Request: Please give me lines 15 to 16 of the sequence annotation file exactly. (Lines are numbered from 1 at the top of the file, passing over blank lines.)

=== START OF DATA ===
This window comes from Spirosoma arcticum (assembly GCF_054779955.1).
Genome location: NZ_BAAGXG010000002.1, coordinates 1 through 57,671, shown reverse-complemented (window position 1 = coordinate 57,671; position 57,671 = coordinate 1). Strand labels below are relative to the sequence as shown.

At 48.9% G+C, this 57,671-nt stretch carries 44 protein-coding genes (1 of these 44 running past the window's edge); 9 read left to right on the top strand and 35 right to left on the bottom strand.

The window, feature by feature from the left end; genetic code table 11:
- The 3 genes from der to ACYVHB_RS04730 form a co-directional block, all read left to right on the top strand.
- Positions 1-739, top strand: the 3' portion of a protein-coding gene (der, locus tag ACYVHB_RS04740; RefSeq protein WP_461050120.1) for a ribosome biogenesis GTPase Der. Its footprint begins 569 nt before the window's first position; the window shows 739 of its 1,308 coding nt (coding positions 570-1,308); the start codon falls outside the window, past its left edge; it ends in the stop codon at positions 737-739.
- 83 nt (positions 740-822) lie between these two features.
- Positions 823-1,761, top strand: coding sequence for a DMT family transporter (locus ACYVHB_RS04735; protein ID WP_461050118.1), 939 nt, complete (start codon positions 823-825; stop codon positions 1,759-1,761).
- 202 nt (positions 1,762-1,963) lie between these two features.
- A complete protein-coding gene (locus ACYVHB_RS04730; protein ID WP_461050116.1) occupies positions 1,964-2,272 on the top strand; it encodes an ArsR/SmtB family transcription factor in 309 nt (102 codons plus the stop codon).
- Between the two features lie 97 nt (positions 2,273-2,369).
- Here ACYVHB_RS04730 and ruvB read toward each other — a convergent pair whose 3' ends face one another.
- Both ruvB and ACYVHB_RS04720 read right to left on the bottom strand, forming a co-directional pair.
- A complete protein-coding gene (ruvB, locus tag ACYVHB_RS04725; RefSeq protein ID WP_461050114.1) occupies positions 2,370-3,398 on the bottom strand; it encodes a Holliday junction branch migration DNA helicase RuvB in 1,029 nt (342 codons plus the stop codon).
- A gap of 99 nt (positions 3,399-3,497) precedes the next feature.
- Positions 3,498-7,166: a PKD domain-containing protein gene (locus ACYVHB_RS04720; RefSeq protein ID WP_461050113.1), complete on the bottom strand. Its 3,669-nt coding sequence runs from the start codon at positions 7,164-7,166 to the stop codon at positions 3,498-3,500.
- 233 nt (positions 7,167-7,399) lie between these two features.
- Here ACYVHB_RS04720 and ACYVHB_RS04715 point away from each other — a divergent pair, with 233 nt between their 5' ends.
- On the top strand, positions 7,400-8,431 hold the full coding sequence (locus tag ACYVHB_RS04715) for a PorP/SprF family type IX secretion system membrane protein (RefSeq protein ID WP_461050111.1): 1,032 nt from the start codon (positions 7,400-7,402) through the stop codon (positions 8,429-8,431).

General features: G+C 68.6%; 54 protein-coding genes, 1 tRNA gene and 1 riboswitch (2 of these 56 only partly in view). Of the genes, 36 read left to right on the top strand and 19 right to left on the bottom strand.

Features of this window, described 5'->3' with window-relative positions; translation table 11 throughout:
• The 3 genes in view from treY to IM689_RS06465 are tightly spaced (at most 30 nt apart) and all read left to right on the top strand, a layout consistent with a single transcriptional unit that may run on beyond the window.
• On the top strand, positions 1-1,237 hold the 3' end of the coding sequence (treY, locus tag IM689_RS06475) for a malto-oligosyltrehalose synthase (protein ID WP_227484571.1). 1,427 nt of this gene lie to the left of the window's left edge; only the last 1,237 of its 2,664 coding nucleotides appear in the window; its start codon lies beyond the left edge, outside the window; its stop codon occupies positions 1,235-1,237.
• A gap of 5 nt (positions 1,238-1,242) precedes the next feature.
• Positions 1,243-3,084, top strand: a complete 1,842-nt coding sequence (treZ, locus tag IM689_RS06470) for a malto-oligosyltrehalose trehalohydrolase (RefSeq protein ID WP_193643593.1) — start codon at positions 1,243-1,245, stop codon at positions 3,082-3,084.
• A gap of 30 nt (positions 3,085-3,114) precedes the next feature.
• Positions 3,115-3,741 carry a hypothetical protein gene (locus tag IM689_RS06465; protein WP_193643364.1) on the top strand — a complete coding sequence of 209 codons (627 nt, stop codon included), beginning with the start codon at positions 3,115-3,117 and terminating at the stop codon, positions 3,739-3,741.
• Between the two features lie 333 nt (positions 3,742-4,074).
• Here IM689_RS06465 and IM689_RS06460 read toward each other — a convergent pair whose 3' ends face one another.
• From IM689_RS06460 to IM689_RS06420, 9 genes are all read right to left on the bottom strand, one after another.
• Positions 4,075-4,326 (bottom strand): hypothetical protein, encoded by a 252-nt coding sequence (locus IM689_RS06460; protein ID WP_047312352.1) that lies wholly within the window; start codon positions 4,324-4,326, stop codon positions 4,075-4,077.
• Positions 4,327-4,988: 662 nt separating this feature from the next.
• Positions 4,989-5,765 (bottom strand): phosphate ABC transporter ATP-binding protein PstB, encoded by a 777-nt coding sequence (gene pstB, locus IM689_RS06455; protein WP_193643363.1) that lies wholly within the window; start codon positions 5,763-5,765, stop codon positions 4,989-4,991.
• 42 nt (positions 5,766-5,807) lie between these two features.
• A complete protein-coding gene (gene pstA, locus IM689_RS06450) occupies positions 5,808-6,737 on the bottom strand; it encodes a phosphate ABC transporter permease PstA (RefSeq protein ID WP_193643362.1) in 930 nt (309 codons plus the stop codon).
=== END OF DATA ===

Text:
- A gap of 99 nt (positions 3,399-3,497) precedes the next feature.
- Positions 3,498-7,166: a PKD domain-containing protein gene (locus ACYVHB_RS04720; RefSeq protein ID WP_461050113.1), complete on the bottom strand. Its 3,669-nt coding sequence runs from the start codon at positions 7,164-7,166 to the stop codon at positions 3,498-3,500.